Steinberg v. Mount Sinai Medical Center, Inc. et al

Filing 115

MEMORANDUM & ORDER denying in part and granting in part the City's 112 application for costs. The costs incurred during the deposition are not taxable, but the docketing fees are properly allocated to Plaintiff. The Clerk of Court is respectfully directed to enter $20 in costs to the City pursuant to 28 U.S.C. §§ 1920 and 1923. Ordered by Judge Sandra L. Townes on 2/15/2017. (Barrett, C)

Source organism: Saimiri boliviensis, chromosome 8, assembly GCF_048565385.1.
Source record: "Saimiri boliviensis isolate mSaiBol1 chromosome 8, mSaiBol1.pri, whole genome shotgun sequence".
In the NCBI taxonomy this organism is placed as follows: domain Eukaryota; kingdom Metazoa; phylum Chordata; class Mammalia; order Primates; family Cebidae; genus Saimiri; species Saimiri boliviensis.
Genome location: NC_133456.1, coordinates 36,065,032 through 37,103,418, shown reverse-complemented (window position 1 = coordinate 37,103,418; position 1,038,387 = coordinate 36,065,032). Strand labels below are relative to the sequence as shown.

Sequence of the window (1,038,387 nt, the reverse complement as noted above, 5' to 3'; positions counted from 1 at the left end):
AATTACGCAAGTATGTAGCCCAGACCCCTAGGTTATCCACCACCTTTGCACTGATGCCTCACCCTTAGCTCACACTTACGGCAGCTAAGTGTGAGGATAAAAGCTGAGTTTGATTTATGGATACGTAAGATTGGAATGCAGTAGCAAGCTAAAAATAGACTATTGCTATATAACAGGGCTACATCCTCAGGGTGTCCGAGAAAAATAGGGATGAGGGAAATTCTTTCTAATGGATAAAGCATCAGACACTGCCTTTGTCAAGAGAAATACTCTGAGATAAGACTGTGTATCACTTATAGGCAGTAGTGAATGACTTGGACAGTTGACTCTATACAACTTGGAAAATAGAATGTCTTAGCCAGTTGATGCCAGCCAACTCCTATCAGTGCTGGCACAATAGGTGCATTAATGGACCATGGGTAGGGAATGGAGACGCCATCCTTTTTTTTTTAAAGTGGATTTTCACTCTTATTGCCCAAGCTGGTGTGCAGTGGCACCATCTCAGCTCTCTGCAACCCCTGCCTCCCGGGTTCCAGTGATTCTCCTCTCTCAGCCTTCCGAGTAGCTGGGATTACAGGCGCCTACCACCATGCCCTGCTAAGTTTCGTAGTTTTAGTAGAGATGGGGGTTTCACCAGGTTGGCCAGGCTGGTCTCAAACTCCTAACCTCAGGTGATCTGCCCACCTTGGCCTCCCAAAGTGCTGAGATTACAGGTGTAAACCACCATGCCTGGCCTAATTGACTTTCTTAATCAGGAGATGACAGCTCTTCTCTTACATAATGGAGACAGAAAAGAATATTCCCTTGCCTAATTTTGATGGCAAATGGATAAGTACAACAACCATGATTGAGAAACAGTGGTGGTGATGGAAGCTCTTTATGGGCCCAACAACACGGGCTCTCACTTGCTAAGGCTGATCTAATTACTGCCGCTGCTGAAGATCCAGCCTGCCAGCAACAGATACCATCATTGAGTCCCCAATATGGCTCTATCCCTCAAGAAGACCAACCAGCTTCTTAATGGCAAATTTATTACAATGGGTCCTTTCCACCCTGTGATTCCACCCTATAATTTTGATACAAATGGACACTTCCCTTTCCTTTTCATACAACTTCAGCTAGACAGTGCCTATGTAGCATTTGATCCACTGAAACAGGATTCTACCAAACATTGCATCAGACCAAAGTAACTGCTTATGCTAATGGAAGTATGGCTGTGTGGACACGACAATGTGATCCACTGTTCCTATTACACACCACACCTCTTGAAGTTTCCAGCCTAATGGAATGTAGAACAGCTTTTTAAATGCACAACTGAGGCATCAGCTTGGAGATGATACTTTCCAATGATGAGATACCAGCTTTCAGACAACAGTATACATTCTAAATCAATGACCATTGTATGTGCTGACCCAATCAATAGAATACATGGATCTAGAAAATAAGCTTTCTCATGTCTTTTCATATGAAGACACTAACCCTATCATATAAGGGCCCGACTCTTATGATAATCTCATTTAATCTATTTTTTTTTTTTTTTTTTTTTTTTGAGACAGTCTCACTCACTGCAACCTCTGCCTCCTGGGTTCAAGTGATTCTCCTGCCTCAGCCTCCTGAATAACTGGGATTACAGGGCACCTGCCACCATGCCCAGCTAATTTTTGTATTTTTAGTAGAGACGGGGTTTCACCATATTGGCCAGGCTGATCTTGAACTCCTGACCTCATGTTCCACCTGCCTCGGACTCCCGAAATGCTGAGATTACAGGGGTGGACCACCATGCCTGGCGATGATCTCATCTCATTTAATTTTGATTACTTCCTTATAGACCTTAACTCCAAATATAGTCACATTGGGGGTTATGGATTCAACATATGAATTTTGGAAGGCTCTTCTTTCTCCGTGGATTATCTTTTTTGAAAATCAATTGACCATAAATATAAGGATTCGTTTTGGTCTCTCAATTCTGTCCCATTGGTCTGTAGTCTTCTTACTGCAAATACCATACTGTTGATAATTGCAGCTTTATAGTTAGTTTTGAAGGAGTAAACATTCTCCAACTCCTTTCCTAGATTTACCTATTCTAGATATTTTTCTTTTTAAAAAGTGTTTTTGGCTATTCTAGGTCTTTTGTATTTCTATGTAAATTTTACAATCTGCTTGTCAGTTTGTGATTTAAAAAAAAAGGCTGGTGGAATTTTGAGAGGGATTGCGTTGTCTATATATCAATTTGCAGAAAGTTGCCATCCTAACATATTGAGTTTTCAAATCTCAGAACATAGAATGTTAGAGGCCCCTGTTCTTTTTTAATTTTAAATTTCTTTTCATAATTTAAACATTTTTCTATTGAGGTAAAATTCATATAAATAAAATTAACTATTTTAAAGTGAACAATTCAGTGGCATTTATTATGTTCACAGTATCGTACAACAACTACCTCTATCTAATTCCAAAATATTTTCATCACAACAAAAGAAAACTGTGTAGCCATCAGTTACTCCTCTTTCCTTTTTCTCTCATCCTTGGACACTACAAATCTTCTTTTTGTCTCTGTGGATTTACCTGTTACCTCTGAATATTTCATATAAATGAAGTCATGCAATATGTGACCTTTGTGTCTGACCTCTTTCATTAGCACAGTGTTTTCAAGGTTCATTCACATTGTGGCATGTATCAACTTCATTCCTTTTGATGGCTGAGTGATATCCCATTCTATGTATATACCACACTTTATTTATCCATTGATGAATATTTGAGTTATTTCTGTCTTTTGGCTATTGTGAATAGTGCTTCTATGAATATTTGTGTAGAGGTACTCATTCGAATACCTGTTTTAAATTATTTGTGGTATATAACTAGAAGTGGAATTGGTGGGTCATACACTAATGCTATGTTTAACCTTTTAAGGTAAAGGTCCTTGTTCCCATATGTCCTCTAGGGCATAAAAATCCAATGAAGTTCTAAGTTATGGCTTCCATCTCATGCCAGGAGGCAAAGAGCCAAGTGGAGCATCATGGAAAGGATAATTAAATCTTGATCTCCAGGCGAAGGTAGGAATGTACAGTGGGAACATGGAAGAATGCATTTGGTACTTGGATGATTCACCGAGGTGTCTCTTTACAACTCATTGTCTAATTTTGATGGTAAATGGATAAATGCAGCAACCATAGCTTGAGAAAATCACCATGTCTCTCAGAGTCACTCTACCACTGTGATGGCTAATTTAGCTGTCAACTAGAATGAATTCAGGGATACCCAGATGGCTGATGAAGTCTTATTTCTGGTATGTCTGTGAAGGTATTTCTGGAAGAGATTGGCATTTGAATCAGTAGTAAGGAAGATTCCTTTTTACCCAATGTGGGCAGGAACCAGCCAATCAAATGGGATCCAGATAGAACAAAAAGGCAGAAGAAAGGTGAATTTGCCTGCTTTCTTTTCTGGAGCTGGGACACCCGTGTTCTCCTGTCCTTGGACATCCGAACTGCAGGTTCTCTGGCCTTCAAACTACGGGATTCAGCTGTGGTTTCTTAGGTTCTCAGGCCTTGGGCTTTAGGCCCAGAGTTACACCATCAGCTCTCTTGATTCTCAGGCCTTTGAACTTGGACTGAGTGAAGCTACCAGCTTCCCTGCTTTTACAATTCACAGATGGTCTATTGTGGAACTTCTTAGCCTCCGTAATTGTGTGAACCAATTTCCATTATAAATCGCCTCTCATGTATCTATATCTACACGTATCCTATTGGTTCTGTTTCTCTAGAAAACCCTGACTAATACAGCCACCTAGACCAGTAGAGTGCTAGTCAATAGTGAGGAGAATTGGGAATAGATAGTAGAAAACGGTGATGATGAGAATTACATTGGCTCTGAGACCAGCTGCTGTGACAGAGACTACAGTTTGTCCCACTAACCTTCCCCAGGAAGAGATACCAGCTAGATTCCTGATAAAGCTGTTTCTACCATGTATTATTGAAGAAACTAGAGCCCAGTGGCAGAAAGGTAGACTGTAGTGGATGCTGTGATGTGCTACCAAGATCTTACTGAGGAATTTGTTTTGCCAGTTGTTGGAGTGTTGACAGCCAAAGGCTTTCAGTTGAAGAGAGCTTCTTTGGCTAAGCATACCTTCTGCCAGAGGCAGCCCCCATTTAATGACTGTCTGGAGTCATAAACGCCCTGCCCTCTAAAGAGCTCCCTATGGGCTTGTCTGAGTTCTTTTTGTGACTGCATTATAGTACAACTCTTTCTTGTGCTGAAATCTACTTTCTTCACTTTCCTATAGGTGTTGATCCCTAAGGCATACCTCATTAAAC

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F IL EV !N CLERKS OFFICE U. S. DISTRICT C.OU.RT E.D.N.Y UNITED STATES DISTRICT COURT EASTERN DISTRICT OF NEW YORK ~'~ c' M.S., an infant under the age of 18 years, by and through his court appointed guardian, JOSEPH WOLHENDLER, FEB 152017 BROOKLYN OFFICE Plaintiff, MEMORANDUM & ORDER 12-cv-00051 (SLT) (VMS) - against THE MOUNT SINAI MEDICAL CENTER, INC., HATZOLAH OF WILLIAMSBURG, INC., CITY OF NEW YORK, NEW YORK CITY ADMINISTRATION FOR CHILDREN'S SERVICES, JOHN AND JANE DOES 1-20, fictitious names intended to be police officers employed by the New York City Police Department, and JOHN AND JANE ROES 1-20, fictitious names intended to be employees of the New York City Administration for Children's Services, Defendants. TOWNES, United States District Judge, BACKGROUND On January 5, 2012, Joseph Wolhendler initiated this 1983 action against the City of New York, Mount Sinai Medical Center, Inc., Hatzolah of Williamsburg, Inc., and certain other municipal agencies and employees. (See ECF Nos. 1, 101). In a Memorandum and Order dated November 8, 2016, this Court granted the City's motion for summary judgment and dismissed the action in its entirety. (ECF No. 107). On December 12, 2016, the City filed a Bill of Costs pursuant to FRCP 54, Local Rule 54.1, and 28 U.S.C. § 1920 and 1923, seeking $442.87 for the cost of deposing one "Joseph Wolhendler," and $20.00 in docketing costs. (ECF No. 112). Plaintiff opposed that application in the instant filing, seeking "judicial review" of the City's application for costs. (ECF No. 114). Plaintiff asserts three arguments in opposition to the City's application for Costs. First, he contends that the application was untimely under Local Rule 54.1 because it was filed more than 30 days after entry of judgment. (ECF No. 114 ¶J 4-5). Second, he contends that the $442.87 incurred for the deposition of Joseph Woihendler, who previously served as his guardian and as the nominal Plaintiff in this case, is not taxable under Local Rule 54.1 because Woihendler's deposition was not "used" by the court in ruling on Defendant's motion for summary judgment. (Id. ¶J 6-8). Finally, Plaintiff urges that "the [C]ourt, pursuant to its inherent powers, should consider the equities here." (Id. ¶ 9). LAW AND ANALYSIS Rule 54(d)(1) generally governs the taxation of costs allowed to prevailing parties, including those costs enumerated in 28 U.S.C. § 20. WhitJIeldv. Scully, 241 F.3d 264, 269 (2d Cir. 200 1) abrogated on other grounds by Bruce v. Samuels, 136 S. Ct. 627 (2016)). Rule 54(d)(1) provides that "[u]nless a federal statute, these rules, or a court order provides otherwise, costs—other than attorney's fees—should be allowed to the prevailing party." Local Civil Rule 54.1(c)(2) provides in turn that, in addition to other enumerated items, "[c]osts for depositions are also taxable if they were used by the court in ruling on a motion for summary judgment or other dispositive substantive motion." Case law has clarified that whenever a party files a deposition transcript or portion thereof in support of summary judgment, that deposition is "used" by the Court for the purposes of Local Rule 54. 1(c)(2). Nazaire v. Kingsbrook Jewish Med. Ctr., No. 04 CV 1415 (JG), 2006 WL 2946331, at *1 (E.D.N.Y. Oct. 11, 2006) (quoting Whitfleldv. 241 F.3d at 271 (2d Cir. 2001)). Entry of costs against "the losing party is the normal rule obtaining in civil litigation, not an exception." Whitfield, 241 F.3d at 270. "For this reason, the losing party has the burden to 2 show that costs should not be imposed; for example, costs may be denied because of misconduct by the prevailing party, the public importance of the case, the difficulty of the issues, or the losing party's limited financial resources." Id. "As a general matter a district court may deny costs on account of a losing party's indigency, but indigency per se does not automatically preclude an award of costs," Id. As an initial matter, the Court notes that Plaintiff's timeliness argument is mistaken. As Plaintiff notes, Local Rule 54.1(a) allows prevailing parties 30 days after entry of judgment to file a notice of "taxation for costs." However, as Local Civil Rule 6.4 explicitly states, if the last day of any time period prescribed by local rules falls on a weekend or holiday, "the period continues to run until the end of the next day that is not a Saturday, Sunday, or legal holiday." The clerk entered judgment in the instant action on November 10, 2016, and the 30-day deadline therefore fell on Saturday, December 10. (See ECF No. 108). The City filed its application on following Monday, December 12, 2016, within the applicable timeframe. The application was therefore timely. However, the costs that the City seeks to recover for the deposition of "Joseph Wolhendler" do not appear to be taxable. There is no trace of Wolhendler's deposition on the docket; it was not submitted with either parties' submissions supporting or opposing summary judgment and it does not appear to be referenced in their briefs. (See ECF Nos. 89-104). The Court, having recently ruled on the subject motion, finds no indication that it "used" the Wolhendler deposition when granting summary judgment. Accordingly, the costs of this deposition are not taxable. The remaining $20 in costs sought under 28 U.S.C. §§ 1920 and 1923, however, remain taxable. See Local Rule 54.1 (c)(10) (generally permitting costs for docketing fees); 28 U.S.C. § 3 1923(a) (setting $20 as taxable docketing fees). Plaintiff's equitable argument essentially rehashes the same arguments he made for liability, suggests his relative indigency, and asserts that he did "nothing wrong" deserving of a "federal civil judgment on his record" and consequent damage to his credit rating. This provides no grounds for deviating from allowing the prevailing party $20 in docketing costs. Plaintiff has merely implied and not established his indigency, see Pierre v. City off. No. 05-CV-5018 JFB KAM, 2008 WL 1700441, at *3 (E.D.N.Y. Apr. 9, 2008), and his reference to the harm imposed by "federal civil judgments" on credit rating is confused. A bill of costs is not a judgment, and the influence it would have on his credit rating is entirely speculative and presumes non-payment. 1 CONCLUSION For the foregoing reasons, the City's application for costs is DENIED in part and GRANTED in part. The costs incurred during the deposition are not taxable, but the docketing fees are properly allocated to Plaintiff. The Clerk of Court is respectfully directed to enter $20 in costs to the City pursuant to 28 U.S.C. §§ 1920 and 1923. SO ORDERED /s/ Sandra L. Townes SANDRA L. TOWNES United States District Judge Dated: Brooklyn, New York 2017 1 Separately, the Court notes that Plaintiff improperly requested that sanctions be imposed on the City. Rule 11(c) requires that motions for sanctions be filed separate from other filings and "not be filed or be presented to the court if the challenged paper, claim, defense, contention, or denial is withdrawn or appropriately corrected within 21 days after service or within another time the court sets." Plaintiff's argument, moreover, fails to establish substantive grounds for sanctions. His argument is stated here in full: "this mean, cruel, petty, nasty, deceitful, unethical, and frivolous application for costs should be denied, and [D]efendant City of New York should be financially sanctioned, pursuant to Rule 11, and the inherent powers of this courts [sic]." (Id. ¶ 10). This conclusory argument does not establish the bad faith or failure to perform responsibilities of an officer of the court. See Wilder v. GL Bus Lines, 258 F.3d 126, 130 (2d Cir. 2001).